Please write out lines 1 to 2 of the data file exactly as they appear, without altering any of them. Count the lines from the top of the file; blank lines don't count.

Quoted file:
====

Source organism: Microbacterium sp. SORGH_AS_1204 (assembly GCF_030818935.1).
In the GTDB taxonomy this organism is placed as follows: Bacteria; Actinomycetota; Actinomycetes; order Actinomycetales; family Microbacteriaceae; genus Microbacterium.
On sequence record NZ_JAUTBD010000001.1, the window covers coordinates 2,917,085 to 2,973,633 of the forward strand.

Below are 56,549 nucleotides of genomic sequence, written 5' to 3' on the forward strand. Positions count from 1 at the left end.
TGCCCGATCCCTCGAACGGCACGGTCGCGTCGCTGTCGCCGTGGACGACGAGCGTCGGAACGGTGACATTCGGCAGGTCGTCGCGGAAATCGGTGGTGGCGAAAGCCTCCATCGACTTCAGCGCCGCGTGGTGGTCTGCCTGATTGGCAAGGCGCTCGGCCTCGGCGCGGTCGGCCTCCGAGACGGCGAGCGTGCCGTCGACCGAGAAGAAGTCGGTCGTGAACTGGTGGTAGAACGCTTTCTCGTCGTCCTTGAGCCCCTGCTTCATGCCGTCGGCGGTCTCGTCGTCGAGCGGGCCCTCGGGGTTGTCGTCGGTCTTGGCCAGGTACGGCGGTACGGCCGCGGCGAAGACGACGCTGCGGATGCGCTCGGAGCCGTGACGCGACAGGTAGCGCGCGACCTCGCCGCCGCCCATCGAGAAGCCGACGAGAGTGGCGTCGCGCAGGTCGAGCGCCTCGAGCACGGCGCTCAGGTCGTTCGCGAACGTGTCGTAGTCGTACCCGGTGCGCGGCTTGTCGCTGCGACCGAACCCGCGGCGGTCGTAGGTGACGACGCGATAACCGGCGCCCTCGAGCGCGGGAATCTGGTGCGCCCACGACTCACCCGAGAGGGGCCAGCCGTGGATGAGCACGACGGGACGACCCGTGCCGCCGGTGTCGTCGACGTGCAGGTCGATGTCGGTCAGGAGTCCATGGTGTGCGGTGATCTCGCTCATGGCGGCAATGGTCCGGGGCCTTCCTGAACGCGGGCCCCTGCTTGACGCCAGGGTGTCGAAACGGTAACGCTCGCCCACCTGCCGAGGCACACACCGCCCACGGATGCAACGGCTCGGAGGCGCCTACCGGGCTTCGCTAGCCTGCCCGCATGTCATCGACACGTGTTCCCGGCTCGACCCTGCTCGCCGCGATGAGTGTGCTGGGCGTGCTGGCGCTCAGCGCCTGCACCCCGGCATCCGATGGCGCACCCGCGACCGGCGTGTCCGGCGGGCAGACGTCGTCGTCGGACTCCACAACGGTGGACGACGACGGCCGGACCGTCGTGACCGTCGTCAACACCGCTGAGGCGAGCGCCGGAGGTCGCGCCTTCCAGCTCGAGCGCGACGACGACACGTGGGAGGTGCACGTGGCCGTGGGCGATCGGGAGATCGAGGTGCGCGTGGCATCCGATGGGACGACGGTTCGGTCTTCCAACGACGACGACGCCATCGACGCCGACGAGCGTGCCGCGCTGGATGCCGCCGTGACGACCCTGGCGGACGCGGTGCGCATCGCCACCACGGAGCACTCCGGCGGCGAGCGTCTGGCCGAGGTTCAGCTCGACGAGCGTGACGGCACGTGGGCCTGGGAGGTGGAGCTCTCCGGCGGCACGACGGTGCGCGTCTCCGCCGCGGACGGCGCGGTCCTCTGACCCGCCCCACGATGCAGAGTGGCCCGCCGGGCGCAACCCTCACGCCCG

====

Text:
Source organism: Microbacterium sp. SORGH_AS_1204 (assembly GCF_030818935.1).
In the GTDB taxonomy this organism is placed as follows: Bacteria; Actinomycetota; Actinomycetes; order Actinomycetales; family Microbacteriaceae; genus Microbacterium.